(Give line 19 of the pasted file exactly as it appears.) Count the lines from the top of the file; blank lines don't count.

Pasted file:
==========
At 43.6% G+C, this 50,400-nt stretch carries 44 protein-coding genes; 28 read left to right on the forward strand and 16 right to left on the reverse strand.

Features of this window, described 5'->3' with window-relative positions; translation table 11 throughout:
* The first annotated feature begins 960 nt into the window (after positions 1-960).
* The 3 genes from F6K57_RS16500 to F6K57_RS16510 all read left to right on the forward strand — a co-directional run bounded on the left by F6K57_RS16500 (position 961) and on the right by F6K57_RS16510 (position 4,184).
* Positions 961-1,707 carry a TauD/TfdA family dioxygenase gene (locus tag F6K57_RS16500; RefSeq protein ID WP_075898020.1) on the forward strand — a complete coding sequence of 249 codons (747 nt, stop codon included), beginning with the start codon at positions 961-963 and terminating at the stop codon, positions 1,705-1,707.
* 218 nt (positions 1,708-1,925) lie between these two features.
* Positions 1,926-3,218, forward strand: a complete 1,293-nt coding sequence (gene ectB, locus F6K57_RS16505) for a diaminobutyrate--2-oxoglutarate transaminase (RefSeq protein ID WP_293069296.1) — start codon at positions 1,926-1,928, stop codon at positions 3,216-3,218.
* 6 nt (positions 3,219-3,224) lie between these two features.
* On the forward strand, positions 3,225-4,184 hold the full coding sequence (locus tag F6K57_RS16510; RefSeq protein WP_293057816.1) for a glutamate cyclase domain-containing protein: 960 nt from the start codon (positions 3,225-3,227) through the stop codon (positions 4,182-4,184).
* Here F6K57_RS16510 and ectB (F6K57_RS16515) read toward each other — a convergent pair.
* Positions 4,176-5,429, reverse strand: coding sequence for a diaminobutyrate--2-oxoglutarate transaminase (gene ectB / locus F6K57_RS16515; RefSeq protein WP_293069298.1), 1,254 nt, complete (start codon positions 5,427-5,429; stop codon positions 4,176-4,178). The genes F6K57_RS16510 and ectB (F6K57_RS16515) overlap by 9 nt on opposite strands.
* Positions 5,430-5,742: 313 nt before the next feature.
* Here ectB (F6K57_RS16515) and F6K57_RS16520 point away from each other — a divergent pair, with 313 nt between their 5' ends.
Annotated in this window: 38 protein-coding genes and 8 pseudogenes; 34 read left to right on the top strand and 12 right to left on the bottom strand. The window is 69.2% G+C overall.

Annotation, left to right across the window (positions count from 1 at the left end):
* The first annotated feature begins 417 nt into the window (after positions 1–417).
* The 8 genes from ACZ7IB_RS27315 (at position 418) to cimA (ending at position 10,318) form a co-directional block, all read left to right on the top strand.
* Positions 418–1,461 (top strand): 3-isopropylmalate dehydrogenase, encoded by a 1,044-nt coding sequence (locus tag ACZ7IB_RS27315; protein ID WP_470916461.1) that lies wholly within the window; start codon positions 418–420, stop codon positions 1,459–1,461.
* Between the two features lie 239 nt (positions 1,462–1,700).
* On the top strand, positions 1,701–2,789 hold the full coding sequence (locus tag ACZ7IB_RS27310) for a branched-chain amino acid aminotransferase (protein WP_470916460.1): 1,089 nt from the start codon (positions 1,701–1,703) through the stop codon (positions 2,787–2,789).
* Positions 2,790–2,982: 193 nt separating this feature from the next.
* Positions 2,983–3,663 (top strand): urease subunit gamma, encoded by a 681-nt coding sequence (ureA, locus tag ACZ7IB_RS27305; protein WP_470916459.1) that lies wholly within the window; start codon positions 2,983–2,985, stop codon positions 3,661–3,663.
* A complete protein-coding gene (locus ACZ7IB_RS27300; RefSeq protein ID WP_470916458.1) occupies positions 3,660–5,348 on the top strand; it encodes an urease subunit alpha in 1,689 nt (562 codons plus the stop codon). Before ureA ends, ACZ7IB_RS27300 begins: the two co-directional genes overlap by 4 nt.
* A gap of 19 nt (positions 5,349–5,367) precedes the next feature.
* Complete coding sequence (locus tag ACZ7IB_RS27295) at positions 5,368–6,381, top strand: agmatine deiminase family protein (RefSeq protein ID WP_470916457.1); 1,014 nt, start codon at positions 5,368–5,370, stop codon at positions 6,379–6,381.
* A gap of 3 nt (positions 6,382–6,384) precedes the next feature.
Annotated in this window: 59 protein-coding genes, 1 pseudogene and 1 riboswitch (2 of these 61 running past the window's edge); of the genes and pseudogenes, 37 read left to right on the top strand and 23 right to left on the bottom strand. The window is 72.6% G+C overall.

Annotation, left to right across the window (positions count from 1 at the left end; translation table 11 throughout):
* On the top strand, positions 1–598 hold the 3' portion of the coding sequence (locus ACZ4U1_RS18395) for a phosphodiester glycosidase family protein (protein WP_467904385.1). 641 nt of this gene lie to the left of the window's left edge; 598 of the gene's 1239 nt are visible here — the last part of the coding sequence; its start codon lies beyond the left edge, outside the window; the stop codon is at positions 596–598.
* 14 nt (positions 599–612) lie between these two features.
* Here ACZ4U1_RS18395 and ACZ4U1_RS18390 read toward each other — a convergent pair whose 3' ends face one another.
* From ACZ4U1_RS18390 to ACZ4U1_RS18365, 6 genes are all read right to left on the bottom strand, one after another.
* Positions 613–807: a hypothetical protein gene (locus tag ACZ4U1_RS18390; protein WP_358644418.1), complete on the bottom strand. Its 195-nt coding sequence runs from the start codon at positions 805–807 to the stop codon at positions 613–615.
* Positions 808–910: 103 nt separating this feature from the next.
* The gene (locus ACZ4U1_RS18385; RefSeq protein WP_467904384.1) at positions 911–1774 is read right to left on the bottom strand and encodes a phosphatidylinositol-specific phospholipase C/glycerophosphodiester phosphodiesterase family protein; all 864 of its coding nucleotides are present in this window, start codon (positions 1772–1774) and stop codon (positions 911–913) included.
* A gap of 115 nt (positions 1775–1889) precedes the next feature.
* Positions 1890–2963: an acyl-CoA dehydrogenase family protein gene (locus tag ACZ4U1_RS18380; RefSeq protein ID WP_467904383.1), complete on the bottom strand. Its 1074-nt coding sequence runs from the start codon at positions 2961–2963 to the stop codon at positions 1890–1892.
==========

* Between the two features lie 239 nt (positions 1,462–1,700).